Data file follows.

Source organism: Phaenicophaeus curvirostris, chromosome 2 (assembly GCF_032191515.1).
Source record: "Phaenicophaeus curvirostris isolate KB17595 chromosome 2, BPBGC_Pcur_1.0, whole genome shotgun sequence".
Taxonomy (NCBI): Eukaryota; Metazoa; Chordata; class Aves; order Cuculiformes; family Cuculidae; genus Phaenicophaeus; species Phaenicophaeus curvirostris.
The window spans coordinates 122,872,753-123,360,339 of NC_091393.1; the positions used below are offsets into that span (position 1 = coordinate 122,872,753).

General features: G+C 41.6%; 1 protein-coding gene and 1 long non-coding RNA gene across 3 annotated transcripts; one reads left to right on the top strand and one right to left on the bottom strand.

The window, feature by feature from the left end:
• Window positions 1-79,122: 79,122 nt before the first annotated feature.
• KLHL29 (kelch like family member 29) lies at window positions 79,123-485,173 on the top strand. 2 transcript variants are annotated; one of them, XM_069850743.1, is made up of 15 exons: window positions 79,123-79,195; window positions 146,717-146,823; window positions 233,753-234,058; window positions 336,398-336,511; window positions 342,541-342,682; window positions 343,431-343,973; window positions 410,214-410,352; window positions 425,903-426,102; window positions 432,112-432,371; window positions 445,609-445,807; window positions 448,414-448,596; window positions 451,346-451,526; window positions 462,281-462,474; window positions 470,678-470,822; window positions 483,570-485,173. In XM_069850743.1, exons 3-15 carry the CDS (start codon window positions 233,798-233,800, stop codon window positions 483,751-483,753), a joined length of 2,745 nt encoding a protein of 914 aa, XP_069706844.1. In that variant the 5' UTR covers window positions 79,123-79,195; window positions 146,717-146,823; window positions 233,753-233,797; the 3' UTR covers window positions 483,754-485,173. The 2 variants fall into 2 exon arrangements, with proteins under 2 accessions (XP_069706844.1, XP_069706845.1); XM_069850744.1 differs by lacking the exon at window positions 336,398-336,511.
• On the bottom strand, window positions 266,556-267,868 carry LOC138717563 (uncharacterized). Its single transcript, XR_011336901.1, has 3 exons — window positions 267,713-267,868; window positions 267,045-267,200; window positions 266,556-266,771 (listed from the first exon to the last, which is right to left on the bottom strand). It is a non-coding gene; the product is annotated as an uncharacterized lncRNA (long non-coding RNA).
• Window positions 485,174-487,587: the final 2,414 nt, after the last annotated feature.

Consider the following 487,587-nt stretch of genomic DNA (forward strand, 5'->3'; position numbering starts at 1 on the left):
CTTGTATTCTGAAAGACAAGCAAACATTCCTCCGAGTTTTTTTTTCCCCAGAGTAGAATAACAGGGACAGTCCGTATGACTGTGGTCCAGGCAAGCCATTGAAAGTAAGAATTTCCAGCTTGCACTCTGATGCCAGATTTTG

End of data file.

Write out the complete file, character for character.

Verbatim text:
Source organism: Phaenicophaeus curvirostris, chromosome 2 (assembly GCF_032191515.1).
Source record: "Phaenicophaeus curvirostris isolate KB17595 chromosome 2, BPBGC_Pcur_1.0, whole genome shotgun sequence".
Taxonomy (NCBI): Eukaryota; Metazoa; Chordata; class Aves; order Cuculiformes; family Cuculidae; genus Phaenicophaeus; species Phaenicophaeus curvirostris.
The window spans coordinates 122,872,753-123,360,339 of NC_091393.1; the positions used below are offsets into that span (position 1 = coordinate 122,872,753).

General features: G+C 41.6%; 1 protein-coding gene and 1 long non-coding RNA gene across 3 annotated transcripts; one reads left to right on the top strand and one right to left on the bottom strand.

The window, feature by feature from the left end:
• Window positions 1-79,122: 79,122 nt before the first annotated feature.
• KLHL29 (kelch like family member 29) lies at window positions 79,123-485,173 on the top strand. 2 transcript variants are annotated; one of them, XM_069850743.1, is made up of 15 exons: window positions 79,123-79,195; window positions 146,717-146,823; window positions 233,753-234,058; window positions 336,398-336,511; window positions 342,541-342,682; window positions 343,431-343,973; window positions 410,214-410,352; window positions 425,903-426,102; window positions 432,112-432,371; window positions 445,609-445,807; window positions 448,414-448,596; window positions 451,346-451,526; window positions 462,281-462,474; window positions 470,678-470,822; window positions 483,570-485,173. In XM_069850743.1, exons 3-15 carry the CDS (start codon window positions 233,798-233,800, stop codon window positions 483,751-483,753), a joined length of 2,745 nt encoding a protein of 914 aa, XP_069706844.1. In that variant the 5' UTR covers window positions 79,123-79,195; window positions 146,717-146,823; window positions 233,753-233,797; the 3' UTR covers window positions 483,754-485,173. The 2 variants fall into 2 exon arrangements, with proteins under 2 accessions (XP_069706844.1, XP_069706845.1); XM_069850744.1 differs by lacking the exon at window positions 336,398-336,511.
• On the bottom strand, window positions 266,556-267,868 carry LOC138717563 (uncharacterized). Its single transcript, XR_011336901.1, has 3 exons — window positions 267,713-267,868; window positions 267,045-267,200; window positions 266,556-266,771 (listed from the first exon to the last, which is right to left on the bottom strand). It is a non-coding gene; the product is annotated as an uncharacterized lncRNA (long non-coding RNA).
• Window positions 485,174-487,587: the final 2,414 nt, after the last annotated feature.

Consider the following 487,587-nt stretch of genomic DNA (forward strand, 5'->3'; position numbering starts at 1 on the left):
CTTGTATTCTGAAAGACAAGCAAACATTCCTCCGAGTTTTTTTTTCCCCAGAGTAGAATAACAGGGACAGTCCGTATGACTGTGGTCCAGGCAAGCCATTGAAAGTAAGAATTTCCAGCTTGCACTCTGATGCCAGATTTTG